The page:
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What's Up...Dancing when the sun sets PDF Print E-mail

By Vernon Whetstone

Amateur Astronomer


Most of the action in the sky this week takes place in the evening.
The smallest planet, Mercury, and the largest planet, Jupiter, are continuing their little dance in the west after the Sun goes down.
If you have been watching for the last few days, Jupiter, which has held a place of prominence in the evening sky, is getting ready to exit, stage right and Mercury will be taking its place, at least for a while.
The tiny, speedy little planet has been rising higher each evening and last night made its closest approach as they passed each other.
The pair are pulling away from each other now but still make a grand sight in binoculars about a half-hour after sunset. In fact, they can be seen without any optical aid but a good pair of binoculars or a small telescope will enhance the experience.
Find a place with a good view to the west and that is free of any obstructions like trees or buildings.
Tonight, Wednesday, March 16, the pair are just a little over two degrees apart. Tomorrow, Thursday, they will be three degrees apart so both can easily be seen in the field of view of your binoculars.
If you watch each evening at about the same time you will see them move apart until Thursday, March 24, when they will be at their farthest distance apart.
At that point Mercury will start to return toward the horizon sinking lower each evening until April 3, when Mercury will be lost in the glare of the setting Sun. It will appear again as a morning object the following week.
Jupiter will have long since left the sky.
But, not to worry, our sky will not be left planet-less, About 10:30 p.m. MDT, shift your gaze to the east to find one of our favorite planets, Saturn, peeking over the horizon.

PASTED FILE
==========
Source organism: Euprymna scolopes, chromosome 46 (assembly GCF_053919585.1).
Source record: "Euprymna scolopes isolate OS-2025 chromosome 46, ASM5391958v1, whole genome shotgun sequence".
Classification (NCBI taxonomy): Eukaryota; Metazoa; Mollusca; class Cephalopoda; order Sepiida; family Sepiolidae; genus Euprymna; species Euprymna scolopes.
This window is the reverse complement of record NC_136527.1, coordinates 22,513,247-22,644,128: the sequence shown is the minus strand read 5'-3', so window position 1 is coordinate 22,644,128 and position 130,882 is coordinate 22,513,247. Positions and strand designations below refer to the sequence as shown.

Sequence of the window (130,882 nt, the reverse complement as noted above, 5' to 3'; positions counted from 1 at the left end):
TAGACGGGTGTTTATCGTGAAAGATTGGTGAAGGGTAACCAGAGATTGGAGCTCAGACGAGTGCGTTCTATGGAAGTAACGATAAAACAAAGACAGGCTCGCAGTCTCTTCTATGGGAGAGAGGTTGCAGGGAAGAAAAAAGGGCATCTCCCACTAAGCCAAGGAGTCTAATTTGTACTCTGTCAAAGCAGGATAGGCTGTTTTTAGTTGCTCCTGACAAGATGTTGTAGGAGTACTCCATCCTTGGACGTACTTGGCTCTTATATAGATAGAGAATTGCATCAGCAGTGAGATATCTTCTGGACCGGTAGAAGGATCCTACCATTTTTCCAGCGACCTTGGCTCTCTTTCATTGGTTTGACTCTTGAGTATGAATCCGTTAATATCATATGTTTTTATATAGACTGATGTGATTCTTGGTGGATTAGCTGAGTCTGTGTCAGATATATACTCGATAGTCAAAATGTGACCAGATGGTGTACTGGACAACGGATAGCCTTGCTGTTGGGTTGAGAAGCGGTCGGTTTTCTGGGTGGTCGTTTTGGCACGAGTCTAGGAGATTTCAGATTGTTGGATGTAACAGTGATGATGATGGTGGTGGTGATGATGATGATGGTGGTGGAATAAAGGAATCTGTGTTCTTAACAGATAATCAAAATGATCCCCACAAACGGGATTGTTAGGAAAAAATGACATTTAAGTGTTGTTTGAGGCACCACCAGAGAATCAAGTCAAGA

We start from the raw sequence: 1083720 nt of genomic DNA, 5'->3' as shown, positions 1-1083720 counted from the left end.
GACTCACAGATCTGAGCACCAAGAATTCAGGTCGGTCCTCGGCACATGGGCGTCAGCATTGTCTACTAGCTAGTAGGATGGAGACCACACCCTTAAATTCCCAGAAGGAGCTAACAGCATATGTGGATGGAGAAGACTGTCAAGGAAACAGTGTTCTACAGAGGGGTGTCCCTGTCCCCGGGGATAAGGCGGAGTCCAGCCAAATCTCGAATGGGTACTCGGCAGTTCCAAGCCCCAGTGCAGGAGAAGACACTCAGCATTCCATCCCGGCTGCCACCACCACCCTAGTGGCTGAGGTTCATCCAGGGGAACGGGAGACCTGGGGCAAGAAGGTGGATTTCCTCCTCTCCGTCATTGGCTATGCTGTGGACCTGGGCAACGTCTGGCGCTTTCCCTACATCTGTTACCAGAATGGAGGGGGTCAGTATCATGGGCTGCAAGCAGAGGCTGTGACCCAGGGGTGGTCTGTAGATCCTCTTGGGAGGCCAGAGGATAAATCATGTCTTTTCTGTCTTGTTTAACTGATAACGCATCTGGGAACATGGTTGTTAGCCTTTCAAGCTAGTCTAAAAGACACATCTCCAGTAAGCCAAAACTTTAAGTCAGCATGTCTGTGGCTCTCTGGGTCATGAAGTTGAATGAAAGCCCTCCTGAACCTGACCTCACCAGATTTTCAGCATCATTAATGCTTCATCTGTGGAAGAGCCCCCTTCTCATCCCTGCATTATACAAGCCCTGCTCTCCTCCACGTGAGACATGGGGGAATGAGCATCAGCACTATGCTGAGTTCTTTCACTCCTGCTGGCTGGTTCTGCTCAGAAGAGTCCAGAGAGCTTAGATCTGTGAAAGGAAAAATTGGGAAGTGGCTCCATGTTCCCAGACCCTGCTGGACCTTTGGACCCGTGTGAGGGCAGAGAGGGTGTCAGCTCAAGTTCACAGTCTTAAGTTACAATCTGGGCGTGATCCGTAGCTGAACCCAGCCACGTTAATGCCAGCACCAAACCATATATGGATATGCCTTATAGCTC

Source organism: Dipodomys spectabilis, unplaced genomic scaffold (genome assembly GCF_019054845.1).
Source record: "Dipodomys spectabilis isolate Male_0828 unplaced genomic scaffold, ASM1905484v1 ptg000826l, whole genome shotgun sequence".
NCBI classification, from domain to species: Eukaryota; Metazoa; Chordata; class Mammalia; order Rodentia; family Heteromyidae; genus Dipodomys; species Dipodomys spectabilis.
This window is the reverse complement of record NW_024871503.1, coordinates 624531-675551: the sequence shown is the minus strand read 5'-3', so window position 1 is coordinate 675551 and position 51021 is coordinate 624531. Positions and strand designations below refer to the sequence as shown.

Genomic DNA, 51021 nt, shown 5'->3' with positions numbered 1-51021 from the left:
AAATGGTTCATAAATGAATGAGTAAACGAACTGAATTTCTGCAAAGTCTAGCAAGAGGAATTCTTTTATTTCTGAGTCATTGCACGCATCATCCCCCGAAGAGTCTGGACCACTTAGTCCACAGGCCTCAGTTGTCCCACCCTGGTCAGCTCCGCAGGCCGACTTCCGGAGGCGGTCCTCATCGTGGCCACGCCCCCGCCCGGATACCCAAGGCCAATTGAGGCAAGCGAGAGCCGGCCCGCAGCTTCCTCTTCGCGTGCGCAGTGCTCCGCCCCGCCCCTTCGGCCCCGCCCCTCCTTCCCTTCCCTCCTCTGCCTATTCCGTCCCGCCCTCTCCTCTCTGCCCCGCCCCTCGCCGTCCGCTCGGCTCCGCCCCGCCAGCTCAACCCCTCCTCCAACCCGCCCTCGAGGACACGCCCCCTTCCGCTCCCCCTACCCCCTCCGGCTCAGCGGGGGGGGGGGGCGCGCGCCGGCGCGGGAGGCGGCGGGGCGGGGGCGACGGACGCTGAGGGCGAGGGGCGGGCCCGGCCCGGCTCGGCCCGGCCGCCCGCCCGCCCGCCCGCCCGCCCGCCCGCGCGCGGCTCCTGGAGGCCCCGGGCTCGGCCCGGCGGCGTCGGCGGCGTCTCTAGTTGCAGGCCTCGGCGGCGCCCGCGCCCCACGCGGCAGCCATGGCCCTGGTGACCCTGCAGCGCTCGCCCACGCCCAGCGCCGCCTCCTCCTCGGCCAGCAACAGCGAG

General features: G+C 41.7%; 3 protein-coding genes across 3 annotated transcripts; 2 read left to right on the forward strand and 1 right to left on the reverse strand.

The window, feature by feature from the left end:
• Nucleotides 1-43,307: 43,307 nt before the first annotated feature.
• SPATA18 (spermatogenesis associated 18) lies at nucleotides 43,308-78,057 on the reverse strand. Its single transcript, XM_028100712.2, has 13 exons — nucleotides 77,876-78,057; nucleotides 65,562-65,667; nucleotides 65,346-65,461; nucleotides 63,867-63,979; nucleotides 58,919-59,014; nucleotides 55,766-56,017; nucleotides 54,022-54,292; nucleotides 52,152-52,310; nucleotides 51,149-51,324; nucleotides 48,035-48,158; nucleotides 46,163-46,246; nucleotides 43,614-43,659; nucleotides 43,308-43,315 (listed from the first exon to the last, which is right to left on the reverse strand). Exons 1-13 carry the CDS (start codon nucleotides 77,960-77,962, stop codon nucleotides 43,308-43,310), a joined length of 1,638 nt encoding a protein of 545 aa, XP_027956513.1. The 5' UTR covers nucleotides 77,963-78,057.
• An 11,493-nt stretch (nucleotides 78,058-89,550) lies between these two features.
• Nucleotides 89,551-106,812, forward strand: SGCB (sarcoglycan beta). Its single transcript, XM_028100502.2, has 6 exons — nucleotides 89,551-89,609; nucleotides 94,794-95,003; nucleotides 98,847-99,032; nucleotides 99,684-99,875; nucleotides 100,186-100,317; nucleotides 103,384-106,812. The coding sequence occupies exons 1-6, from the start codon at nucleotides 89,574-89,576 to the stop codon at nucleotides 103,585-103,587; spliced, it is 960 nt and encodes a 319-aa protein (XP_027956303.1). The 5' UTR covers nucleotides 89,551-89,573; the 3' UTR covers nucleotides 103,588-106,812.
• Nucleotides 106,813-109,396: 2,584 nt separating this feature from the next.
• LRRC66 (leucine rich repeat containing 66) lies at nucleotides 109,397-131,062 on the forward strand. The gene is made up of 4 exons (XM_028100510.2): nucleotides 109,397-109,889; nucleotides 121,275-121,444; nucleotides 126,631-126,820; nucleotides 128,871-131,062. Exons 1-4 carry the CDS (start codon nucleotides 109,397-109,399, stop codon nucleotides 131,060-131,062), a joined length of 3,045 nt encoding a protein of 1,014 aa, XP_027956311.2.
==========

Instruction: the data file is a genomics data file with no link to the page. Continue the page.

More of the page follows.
We have been waiting for Saturn to make the shift from morning to evening skies and that time has arrived.
Saturn, the ringed planet, or as some have called it, “The Lord of the Rings” makes a wonderful sight in even a small telescope with enough magnification. You just need to know where to look.
Well, turn your gaze eastward and find the large constellation Virgo, the Maiden. It is stretched out just coming up. Find its brightest star, Spica, and look about 10 degrees up on Virgo’s right side for a small, yellowish dot that will not be twinkling like the other stars.
You remember our rule, stars twinkle, planets don’t.
The ring plane of Saturn is continuing to open up to show more space between the rings and the planet, makes for better viewing.
SKY WATCH: Full Moon, Saturday, March 19. This will be the closest full Moon of the year. Thursday, March 17, the Moon will be below and right of Regulus, the brightest star in Leo, the Lion. On March 19, the Moon moves to just up and right of Saturn, although the brightness of the full Moon may wash out the light from the planet. On March 20, the Moon moves on lower to be near Spica. The best time for viewing is about 11 p.m. MDT.
NEXT WEEK: More astronomical blathering.